analytics-intelligence-custom-web-alerts

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Difference between Revenue & Product Revenue – Avoid Confusion

For information on MRP, click here:

When working in a fast-paced environment where different reports are needed, one of the common ‘discrepancies’ occur when Total Revenue and Product Revenue are used interchangeably.  The differences is simple (tax and shipping is included in Total Revenue, but not in Product Revenue).  As trivial as this seems, this can cause a lot of confusion when dealing with multiple reports for multiple departments. … Read more

Google Ad Groups Data Gathering Made Tolerable with Custom Reporting

seo lumberg analytics For the most part, Google Analytics tracks Google AdWords data (big surprise!).  However, there is one odd quirk about the manner Analytics reports AdWords data—you can only view metrics for an Ad Groups within their respective campaign.  In other words, when Lumberg wants metrics like revenue and bounce rates for every AdWords AdGroup, you have to dive into every AdWords Campaign and grab the data for the AdGroups within that Campaign.

This is fine if all of your Ad Groups fall into the same Campaign.  But if you’re running a large e-commerce site, chances are you’ve got numerous Campaigns, and numerous Ad Groups within those campaigns … Read more

Use Email Reporting to Save time with Google Analytics

Why Email Reports?

google analytics email You can avoid the time involved in logging into Analytics (this is especially useful when checking metrics for multiple profiles/accounts).  You can add multiple recipients for these reports (this is especially useful when having to send to a high number of recipients).  Last but not least, you will save even more time if your internet connection (or Google’s servers) happen to be slow when you are pulling these reports.
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Update on Tracking JavaScript Redirects

In a previous post (Track Redirects in Analytics), I gave a couple of examples on how you can track redirects using Google Analytics.  One of these methods was to implement a JavaScript redirect after you run your Google Analytics tracking JavaScript.  This way the redirect runs after the page has tracked a visit (and the visit will show up in your Content section in Analytics). … Read more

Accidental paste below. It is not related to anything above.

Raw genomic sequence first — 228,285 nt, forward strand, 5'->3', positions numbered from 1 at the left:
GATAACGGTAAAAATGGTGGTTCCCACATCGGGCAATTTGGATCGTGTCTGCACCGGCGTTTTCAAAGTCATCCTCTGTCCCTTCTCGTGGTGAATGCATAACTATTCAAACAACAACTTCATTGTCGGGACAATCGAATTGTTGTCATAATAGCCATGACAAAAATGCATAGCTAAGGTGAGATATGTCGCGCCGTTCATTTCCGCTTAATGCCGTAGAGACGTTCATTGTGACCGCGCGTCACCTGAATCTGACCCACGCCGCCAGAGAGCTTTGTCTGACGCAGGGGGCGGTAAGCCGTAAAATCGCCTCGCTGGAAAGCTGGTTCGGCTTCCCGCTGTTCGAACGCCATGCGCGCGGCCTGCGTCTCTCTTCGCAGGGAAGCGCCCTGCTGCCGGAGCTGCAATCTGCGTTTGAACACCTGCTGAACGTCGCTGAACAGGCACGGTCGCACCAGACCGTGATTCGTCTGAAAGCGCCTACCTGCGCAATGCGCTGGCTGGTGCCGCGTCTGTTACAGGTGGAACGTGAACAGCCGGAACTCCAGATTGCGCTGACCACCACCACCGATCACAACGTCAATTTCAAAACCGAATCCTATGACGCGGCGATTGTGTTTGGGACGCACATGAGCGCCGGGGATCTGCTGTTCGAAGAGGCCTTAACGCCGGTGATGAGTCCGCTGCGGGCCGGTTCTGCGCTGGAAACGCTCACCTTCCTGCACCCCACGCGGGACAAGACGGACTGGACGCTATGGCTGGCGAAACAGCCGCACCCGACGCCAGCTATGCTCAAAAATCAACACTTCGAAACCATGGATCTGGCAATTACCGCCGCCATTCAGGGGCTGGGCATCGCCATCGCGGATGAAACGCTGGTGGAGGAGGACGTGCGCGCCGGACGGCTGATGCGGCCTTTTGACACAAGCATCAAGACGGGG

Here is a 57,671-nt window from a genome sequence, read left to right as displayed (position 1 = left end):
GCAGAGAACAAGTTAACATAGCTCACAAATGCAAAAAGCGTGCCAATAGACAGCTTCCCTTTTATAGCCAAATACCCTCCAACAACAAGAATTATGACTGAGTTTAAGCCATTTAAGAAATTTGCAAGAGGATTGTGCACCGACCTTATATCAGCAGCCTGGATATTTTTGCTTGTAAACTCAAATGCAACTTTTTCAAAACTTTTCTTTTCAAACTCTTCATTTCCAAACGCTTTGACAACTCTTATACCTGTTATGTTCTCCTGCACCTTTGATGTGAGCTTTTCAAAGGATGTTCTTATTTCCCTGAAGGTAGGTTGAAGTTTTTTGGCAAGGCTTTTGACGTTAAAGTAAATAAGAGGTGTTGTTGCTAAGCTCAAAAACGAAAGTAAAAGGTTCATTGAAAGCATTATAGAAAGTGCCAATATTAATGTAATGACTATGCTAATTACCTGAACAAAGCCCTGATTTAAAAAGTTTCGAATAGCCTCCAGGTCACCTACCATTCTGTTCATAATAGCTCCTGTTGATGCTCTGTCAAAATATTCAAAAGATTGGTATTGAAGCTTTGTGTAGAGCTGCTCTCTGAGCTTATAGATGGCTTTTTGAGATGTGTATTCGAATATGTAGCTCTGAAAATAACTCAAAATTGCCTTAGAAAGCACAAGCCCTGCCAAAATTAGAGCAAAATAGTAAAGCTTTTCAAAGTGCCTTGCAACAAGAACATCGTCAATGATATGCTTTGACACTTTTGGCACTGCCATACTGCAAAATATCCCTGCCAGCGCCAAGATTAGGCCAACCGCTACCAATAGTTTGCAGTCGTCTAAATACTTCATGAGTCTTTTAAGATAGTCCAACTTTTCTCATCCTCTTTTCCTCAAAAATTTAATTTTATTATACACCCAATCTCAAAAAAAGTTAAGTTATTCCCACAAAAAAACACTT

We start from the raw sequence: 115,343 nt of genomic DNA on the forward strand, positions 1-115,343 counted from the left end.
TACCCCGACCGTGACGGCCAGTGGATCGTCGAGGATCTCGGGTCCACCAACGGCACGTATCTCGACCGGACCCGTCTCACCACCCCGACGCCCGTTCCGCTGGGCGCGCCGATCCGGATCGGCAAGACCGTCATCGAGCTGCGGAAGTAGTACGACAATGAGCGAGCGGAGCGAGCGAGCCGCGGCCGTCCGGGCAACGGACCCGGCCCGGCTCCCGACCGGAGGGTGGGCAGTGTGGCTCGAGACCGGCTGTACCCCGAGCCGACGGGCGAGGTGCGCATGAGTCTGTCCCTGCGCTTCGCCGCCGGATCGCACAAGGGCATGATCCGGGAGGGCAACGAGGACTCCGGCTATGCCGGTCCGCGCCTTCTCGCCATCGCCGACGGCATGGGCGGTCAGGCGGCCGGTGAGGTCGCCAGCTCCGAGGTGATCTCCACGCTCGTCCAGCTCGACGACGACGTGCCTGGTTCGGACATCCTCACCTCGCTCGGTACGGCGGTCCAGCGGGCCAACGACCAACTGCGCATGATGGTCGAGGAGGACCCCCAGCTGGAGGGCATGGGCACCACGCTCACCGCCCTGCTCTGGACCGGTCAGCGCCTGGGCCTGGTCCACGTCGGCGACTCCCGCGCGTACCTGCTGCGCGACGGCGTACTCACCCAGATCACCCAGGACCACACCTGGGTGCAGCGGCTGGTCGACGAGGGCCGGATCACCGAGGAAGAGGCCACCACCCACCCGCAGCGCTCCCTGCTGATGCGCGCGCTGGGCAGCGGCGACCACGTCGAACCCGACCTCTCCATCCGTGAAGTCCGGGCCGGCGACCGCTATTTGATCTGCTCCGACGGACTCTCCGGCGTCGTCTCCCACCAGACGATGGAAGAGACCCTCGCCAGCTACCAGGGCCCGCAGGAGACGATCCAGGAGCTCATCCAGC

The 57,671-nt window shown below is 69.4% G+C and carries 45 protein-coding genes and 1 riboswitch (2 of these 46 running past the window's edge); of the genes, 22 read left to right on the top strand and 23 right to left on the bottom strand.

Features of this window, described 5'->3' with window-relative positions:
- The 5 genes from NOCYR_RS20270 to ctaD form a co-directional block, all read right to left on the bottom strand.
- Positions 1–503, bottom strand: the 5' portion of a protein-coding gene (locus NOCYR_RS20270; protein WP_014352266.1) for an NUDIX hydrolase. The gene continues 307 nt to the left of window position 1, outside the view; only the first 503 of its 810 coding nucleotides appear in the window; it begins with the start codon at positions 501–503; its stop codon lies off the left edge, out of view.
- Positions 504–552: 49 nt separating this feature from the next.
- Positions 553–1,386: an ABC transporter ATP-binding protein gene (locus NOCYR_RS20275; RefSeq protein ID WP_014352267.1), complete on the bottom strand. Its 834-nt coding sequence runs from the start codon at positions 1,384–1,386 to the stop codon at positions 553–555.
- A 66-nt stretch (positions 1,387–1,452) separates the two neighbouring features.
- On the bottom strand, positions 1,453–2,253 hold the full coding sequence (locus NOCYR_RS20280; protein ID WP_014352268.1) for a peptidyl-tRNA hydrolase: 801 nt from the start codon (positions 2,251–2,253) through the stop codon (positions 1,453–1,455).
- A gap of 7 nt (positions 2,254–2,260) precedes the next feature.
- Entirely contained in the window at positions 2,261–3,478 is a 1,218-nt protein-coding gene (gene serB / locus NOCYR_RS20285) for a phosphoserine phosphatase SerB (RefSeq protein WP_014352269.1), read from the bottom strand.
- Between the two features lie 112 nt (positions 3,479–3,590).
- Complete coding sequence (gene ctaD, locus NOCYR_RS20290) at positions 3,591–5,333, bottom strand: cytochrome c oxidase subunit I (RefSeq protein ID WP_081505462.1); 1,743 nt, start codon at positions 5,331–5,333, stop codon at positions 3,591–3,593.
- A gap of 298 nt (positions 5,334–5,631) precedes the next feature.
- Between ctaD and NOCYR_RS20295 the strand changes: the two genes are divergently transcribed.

Using Google Analytics to Track Email Address Signups

If your website has an email sign up form you can use Google Analytics to keep track of which email addresses are signing up.  Simply use the parameter you are using to pass the email address as the query parameter in your Analytics Site search setup (go to Profile Settings and click Edit Profile on the profile you want to add this to).

Use parameter you pass on the email address sign up as your Site Search parameter

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Act on Extremely Relevant Data with Advanced Segments

I recently wrote another guest post on the Bronto (an email marketing service provider) blog. This one relates to using Custom Segments to better track your email marketing campaigns. The entire post can be read here: Act on Extremely Relevant Data with Advanced Segments

Testing report discrepancies with Google Analytics (Advanced Segments)

So I ran into a brain-racking situation with my employer the other day.  A certain 3rd party advertiser is linking to one of our websites from several places on their all-flash website (and not for free mind you).  In an effort to gauge the utility of these links, I’ve been perusing through both Google Analytics (to measure the number of visits from the advertiser’s website) and the admin the advertiser provides us (which tells us the number of times people have clicked on our links).